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April 27, 2006
For immediate release
School Board Policies Now Guide Healthy Eating at School
The Eastern School District and the Western School Board adopted new nutrition policies in 2005, and the French Language School Board has now done so as well. The policies were developed by the boards and schools, working closely with the PEI Healthy Eating Alliance, UPEI, the provincial government and other partners.
The policies recommend foods that should be offered in schools and how often they should be served. They also recommend ways to make healthy food choices easy choices for students.
“By putting these policies in place, school boards are sending a strong message that healthy eating is important for learning and health,” said Minister Dover. “The new policies make schools healthy places for children to be. They also ensure consistency between what children are being taught about nutrition and what foods are available in our schools.”
Health Minister Chester Gillan said Prince Edward Island is one of the first provinces to have comprehensive policies in place for every elementary school, developed in full consultation with teachers, parents and principals. “PEI is becoming a leader in school nutrition through our consistent province-wide approach to promote healthy eating at all schools,” he said. “Our goal is to help students feel good and to have the energy they need to learn academics, as well as healthy lifestyle habits that can last a lifetime.”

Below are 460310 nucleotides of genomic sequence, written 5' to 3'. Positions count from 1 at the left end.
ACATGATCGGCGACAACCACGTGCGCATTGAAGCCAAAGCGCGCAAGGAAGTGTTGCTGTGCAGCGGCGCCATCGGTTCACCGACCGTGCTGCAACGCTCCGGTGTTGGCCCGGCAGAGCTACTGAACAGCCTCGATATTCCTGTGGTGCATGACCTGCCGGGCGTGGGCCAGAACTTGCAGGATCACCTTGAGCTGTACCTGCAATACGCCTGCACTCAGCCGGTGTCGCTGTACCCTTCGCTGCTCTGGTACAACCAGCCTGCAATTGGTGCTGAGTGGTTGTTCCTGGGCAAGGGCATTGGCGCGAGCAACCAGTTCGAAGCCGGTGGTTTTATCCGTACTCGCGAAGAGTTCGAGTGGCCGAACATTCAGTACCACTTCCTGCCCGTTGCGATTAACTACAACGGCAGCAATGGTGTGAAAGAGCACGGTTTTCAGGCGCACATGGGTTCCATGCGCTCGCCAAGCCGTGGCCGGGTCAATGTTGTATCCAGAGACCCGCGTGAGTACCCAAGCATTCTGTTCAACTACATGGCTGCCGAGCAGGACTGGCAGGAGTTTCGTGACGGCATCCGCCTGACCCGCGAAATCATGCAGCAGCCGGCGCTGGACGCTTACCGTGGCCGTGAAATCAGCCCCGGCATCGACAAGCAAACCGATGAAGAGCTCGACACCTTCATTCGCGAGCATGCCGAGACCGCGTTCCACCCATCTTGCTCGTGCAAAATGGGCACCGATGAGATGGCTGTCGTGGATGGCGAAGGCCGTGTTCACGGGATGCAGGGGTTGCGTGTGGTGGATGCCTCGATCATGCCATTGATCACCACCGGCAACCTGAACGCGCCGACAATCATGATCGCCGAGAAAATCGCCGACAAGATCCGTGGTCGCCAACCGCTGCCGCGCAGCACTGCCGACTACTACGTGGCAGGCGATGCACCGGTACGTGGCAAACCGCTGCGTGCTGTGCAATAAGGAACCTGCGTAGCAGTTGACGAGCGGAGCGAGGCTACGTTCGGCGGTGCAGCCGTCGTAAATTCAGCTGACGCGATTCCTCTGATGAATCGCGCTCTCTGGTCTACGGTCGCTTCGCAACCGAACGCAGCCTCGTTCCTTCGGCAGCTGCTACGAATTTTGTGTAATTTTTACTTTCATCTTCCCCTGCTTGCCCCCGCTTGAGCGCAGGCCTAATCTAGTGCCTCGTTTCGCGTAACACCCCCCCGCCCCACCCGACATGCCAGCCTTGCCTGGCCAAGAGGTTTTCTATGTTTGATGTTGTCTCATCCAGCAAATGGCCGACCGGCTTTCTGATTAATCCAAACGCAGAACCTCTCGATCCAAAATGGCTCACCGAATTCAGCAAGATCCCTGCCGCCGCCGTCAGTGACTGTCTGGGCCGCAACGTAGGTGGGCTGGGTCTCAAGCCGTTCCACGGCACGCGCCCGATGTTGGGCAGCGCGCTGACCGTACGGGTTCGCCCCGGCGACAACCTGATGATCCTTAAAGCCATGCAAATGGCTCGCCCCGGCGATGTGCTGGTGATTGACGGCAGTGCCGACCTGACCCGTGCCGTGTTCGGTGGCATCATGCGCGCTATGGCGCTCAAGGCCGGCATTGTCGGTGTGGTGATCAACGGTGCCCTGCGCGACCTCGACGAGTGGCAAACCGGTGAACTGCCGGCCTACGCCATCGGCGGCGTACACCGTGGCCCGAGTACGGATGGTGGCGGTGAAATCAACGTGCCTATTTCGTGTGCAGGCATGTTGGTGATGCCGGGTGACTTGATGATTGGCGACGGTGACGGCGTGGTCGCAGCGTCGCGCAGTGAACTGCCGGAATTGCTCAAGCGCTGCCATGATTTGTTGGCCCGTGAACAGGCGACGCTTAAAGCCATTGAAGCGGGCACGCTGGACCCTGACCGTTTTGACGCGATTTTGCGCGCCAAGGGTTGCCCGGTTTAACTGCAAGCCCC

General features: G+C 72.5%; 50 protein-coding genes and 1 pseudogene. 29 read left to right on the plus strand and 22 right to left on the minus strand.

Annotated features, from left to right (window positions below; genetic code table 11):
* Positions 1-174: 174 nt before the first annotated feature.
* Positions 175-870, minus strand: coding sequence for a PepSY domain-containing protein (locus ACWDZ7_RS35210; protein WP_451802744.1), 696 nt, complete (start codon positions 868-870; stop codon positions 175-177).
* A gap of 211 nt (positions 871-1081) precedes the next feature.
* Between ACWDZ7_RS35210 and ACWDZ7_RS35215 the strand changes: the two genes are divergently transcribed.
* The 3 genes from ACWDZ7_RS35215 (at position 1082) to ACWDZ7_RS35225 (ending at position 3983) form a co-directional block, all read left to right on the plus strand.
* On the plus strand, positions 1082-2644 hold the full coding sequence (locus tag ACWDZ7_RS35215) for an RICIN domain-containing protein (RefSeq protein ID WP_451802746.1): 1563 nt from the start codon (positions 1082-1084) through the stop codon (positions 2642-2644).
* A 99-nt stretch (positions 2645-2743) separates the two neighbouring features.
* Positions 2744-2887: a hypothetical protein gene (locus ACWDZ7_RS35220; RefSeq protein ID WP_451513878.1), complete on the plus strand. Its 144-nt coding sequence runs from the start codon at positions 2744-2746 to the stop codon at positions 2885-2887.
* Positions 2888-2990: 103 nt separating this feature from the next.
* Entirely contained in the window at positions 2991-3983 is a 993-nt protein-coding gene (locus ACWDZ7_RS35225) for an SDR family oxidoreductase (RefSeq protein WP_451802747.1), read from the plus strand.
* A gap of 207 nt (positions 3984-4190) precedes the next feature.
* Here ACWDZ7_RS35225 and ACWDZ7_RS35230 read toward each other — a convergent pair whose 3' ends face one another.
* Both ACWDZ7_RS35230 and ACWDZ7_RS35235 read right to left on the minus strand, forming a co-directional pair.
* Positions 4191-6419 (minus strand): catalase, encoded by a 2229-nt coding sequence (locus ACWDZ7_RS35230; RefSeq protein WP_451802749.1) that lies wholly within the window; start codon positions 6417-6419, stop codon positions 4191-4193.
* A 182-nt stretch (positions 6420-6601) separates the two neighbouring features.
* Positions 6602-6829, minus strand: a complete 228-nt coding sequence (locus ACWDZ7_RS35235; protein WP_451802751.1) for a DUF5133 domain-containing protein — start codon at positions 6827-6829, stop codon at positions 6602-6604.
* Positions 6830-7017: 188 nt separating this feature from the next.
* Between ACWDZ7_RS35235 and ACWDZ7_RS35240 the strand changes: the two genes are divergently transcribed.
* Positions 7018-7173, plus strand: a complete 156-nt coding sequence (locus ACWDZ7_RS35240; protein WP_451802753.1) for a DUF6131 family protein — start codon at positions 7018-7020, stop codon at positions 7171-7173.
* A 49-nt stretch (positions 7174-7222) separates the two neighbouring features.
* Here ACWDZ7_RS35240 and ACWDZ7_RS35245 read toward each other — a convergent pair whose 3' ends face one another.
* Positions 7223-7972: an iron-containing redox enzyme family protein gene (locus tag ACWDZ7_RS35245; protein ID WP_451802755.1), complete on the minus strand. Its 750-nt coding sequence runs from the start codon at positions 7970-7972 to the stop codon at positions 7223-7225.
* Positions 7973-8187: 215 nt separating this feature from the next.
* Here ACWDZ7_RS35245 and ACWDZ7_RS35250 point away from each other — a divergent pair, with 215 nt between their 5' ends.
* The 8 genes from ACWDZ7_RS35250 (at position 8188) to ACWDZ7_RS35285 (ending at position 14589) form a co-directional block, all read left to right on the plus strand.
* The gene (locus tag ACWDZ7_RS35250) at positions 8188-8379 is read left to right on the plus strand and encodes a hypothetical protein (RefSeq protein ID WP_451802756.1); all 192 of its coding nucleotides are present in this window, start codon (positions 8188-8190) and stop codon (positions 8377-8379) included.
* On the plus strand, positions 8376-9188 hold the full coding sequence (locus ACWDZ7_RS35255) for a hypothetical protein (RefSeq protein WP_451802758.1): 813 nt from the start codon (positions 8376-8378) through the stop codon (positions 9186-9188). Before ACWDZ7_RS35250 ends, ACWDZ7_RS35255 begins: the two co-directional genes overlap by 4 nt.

Dr. Jennifer Taylor of the PEI Healthy Eating Alliance said some schools are already seeing significant changes. “There are less hot dogs being sold while sales of yogurt, granola bars, wraps, soups and potatoes are increasing since the policies have been introduced. We are seeing many more healthy choices being made available,” she said. “Every day children are bombarded with media messages that encourage unhealthy choices. School is now one place they can go where it is easy for them to choose healthy rather than less healthy foods.”
The first phase of the nutrition policy development focussed on elementary schools, consolidated schools and schools in the French Language School Board. The next step is to develop policies for intermediate schools, and then high schools.
The Healthy Eating Alliance is now working with teams of students at four junior high schools to recommend foods to be offered in cafeterias and vending machines, foods for fundraising, and prices that will encourage healthy choices. Smaller groups will be established in each junior high school to recommend best practices to offer good tasting, affordable and healthy food choices at their schools.
For more information on healthy eating or the new school nutrition policies visit the PEI Healthy Eating Alliance website at www.healthyeatingpei.ca.